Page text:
There’s much debate as to where the source of the Amazon River is, or even, where it actually becomes the river. But, according to Peru, and to Google Maps, the Amazon River is named once the two tributaries ‘Maranon’ and ‘Ucayali’ join.
The jungle between their joining is the Reserva Nacional Pacaya Samiria, which is Peru’s largest national park.
I want to visit the jungle and I hear the best way to visit it is by taking a boat to the small town of Lagunas, on the west side of the park. Most tourists come from the east, near Iquitos.
I travel downriver on an express boat, which leaves the Yurimaguas Port at 6am. It is a canoe shaped raft with a roof, and windows near the water, with a toilet at the back. There is an aisle which fits between three seats. After the passengers take their seat, the crew load up the front of the boat with fresh produce, and items that cannot wait for a slower cargo boat.
We stop at a few small villages along the way, with shacks, and thin horses, and the occasional telecommunications tower, of dug out canoes with tiny engines. It take five hours to reach Lagunas.
Children and elderly women stand on the bank waiting for us and as soon as we hit land, they pile onto the boat before I escape. There’s too many of them. They sell soft drinks and water, beef hearts and fried egg rings, and strange jungle fruits. More kids get on the boat but find themselves trapped at the back. They cannot leave until the ones at the front do, but those ones are determined to reach more customers.
The captain shouts something, probably to say it is time to go. I try to leave and a kid laughs at my expression, but in a nice way. He sees the humour and the madness of the situation, expressed on the face of an outsider.
I’ve been told by the Lonely Planet guidebook and by a man at the Yurimaguas port to seek the president of the ‘Asociacion Huayruro Tours’, Miguel. I am told by the last hostel owner that he will get him to wait at the port for me. A man beckons me to his moto at the Lagunas port, and I assume he is Miguel. He take me to a hostel. I get a room and after a bit realise that there has been confusion.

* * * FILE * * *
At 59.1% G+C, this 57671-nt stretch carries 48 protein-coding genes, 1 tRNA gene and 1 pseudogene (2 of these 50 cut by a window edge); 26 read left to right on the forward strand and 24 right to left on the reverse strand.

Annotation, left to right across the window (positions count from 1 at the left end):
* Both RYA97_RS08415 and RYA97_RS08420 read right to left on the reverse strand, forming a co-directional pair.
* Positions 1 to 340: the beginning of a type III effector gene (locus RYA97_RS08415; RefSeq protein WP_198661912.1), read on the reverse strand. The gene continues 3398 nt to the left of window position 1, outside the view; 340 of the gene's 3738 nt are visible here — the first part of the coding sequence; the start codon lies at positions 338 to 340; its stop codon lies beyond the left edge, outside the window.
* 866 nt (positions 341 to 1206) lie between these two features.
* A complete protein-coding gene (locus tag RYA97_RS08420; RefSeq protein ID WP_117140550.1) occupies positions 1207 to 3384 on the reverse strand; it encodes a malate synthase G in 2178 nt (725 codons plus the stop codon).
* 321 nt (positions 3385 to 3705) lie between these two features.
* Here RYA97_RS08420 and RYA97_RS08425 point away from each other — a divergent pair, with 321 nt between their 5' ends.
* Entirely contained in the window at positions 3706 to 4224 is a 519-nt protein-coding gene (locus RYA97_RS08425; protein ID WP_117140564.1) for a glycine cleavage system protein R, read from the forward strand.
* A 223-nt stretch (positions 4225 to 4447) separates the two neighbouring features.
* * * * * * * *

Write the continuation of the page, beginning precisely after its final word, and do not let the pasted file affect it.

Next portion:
I visit the association three times that day, but each time I’m told the president will return from the jungle in an hour. The truth is I am anxious.
There is no way to get money in Lagunas. There is no bank, no ATM, no exchanges, nada! I brought all my money, about 700 Soles. I am worried it won’t be enough for three days in the jungle, more than a day in Lagunas, and a boat trip to Iquitos. At the same time, I feel it’s too much money to have with me.
The main street is fine enough, but most houses are made of wood and appear run-down. Every street that branches out from the main one become dirt, and in most cases are overgrown with grass. It’s intimidating, and after three times not hearing from the association I buy my boat ticket out for that night. I’m impatient and not accounting for jungle time and limited reception, but I’m also scared of the jungle and for what I’m going to expect.
But I quickly learn as I walk through town that the people are kind, and the best of Peruvians. They offer advice, aren’t greedy, and are hospitable. I begin to feel safe as Miguel finally contacts me. I agree to take a jungle tour for 500 Soles total which would last three days. I go to the dock and am able to reschedule my ticket.
I’ll leave for the jungle the following morning.